Tag Archives: Guest blog

Cognitive Bias Modification for Addictive Behaviours

It can be difficult to change health behaviours. Good intentions to quit smoking or drink less alcohol, for example, do not always translate into action – or, if they do, the change doesn’t last very long. A meta-analysis of meta-analyses suggests that intentions explain, at best, a third of the variation in actual behaviour change.[1] [2] What else can be done?

One approach is to move from intentions to inattention. Quite automatically, people who regularly engage in a behaviour like smoking or drinking alcohol pay more attention to smoking and alcohol-related stimuli. To interrupt this process ‘cognitive bias modification’ (CBM) can be used.

Amongst academics, the results of CBM have been called “striking” (p. 464),[3] prompted questions about how such a light-touch intervention can have such strong effects (p. 495),[4] and led to the development of online CBM platforms.[5]

An example of a CBM task for heavy alcohol drinkers is using a joystick to ‘push away’ pictures of beer and wine and ‘pull in’ pictures of non-alcoholic soft drinks. Alcoholic in-patients who received just an hour of this type of CBM showed a 13% lower rate of relapse a year later than those who did not – 50/108 patients in the experimental group and 63/106 patients in the control group.[4]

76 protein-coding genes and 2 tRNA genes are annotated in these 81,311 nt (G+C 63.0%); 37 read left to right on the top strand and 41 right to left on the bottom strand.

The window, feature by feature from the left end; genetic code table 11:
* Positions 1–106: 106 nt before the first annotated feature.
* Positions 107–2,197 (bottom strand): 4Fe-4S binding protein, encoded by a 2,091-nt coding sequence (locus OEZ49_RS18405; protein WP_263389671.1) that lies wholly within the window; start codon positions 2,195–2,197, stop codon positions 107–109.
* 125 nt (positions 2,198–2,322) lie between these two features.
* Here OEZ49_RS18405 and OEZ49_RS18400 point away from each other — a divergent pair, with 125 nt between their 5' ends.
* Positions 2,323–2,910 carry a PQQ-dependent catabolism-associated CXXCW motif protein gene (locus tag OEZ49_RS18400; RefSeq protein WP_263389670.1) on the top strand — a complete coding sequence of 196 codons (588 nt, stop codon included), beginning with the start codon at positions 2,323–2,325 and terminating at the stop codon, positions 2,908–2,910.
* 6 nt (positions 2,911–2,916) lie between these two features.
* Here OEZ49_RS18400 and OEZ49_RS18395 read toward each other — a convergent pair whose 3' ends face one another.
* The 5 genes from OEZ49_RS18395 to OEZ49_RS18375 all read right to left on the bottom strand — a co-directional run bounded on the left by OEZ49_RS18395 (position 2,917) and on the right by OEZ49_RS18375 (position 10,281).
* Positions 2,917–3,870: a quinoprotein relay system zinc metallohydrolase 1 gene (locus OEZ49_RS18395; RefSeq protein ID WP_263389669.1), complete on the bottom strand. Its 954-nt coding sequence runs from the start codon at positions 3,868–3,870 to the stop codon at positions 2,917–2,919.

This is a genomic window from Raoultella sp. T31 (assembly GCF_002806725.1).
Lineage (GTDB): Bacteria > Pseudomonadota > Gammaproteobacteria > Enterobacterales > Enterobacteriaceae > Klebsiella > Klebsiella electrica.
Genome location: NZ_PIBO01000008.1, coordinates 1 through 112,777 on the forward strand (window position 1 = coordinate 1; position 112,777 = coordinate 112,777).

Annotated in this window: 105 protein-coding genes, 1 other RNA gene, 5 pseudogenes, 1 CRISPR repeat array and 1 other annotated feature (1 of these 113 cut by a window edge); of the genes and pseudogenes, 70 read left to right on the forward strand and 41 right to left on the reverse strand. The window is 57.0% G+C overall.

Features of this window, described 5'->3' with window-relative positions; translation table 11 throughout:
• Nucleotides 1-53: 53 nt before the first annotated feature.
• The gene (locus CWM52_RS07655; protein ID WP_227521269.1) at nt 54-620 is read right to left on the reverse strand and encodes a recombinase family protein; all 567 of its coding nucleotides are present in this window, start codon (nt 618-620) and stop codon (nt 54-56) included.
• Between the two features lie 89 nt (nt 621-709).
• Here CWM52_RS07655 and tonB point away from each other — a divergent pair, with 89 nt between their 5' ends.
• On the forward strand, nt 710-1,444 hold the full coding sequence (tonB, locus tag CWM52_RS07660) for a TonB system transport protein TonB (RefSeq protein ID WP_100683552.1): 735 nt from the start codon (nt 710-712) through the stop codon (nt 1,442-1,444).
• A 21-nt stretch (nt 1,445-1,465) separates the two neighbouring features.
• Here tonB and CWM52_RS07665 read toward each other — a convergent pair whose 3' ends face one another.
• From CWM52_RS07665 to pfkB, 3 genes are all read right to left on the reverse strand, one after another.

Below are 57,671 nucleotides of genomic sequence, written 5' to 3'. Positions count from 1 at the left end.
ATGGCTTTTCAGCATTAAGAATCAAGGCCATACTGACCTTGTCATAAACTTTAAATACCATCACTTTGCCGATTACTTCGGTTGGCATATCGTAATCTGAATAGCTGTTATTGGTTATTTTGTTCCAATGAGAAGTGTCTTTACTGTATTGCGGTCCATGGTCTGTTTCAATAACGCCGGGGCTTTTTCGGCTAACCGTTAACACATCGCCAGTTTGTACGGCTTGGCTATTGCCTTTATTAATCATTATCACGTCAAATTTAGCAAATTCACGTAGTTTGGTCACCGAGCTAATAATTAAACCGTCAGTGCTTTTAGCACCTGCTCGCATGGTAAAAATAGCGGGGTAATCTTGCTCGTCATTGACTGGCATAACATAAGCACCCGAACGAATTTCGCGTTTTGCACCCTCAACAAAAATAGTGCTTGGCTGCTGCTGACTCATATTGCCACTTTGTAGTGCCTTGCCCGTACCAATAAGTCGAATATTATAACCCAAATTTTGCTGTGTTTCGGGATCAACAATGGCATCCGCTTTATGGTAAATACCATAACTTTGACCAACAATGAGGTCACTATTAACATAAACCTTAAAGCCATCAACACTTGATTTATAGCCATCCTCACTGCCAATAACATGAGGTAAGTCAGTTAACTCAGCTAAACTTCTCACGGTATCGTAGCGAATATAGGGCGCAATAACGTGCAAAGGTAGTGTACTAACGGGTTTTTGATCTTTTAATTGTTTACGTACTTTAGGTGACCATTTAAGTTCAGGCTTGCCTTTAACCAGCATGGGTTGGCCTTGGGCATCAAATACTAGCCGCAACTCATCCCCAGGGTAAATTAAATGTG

Debate about the efficacy of CBM is ongoing. It appears that CBM is more effective when administered in clinical settings rather than in a lab experiment or online.[6]

— Laura Kudrna, Research Fellow

References:

  1. Sheeran P. Intention-behaviour relations: A conceptual and empirical review. In: Stroebe W, Hewstone M (Eds.). European review of social psychology, (Vol. 12, pp. 1–36). London: Wiley; 2002.
  2. Webb TL Sheeran P. Does changing behavioral intentions engender behavior change? A meta-analysis of the experimental evidence. Psychol Bull. 2006; 132(2): 249.
  3. Sheeran P, Gollwitzer PM, Bargh JA. Nonconscious processes and health. Health Psychol. 2013; 32(5): 460.
  4. Wiers RW, Eberl C, Rinck M, Becker ES, Lindenmeyer J. Retraining automatic action tendencies changes alcoholic patients’ approach bias for alcohol and improves treatment outcome. Psychol Sci. 2011; 22(4): 490-7.
  5. London School of Economics and Political Science. New brain-training tool to help people cut drinking. 18 May 2016.
  6. Wiers RW, Boffo M, Field M. What’s in a trial? On the importance of distinguishing between experimental lab studies and randomized controlled trials: The case of cognitive bias modification and alcohol use disorders. J Stud Alcohol Drugs. 2018; 79(3): 333-43.
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Giving Feedback to Patient and Public Advisors: New Guidance for Researchers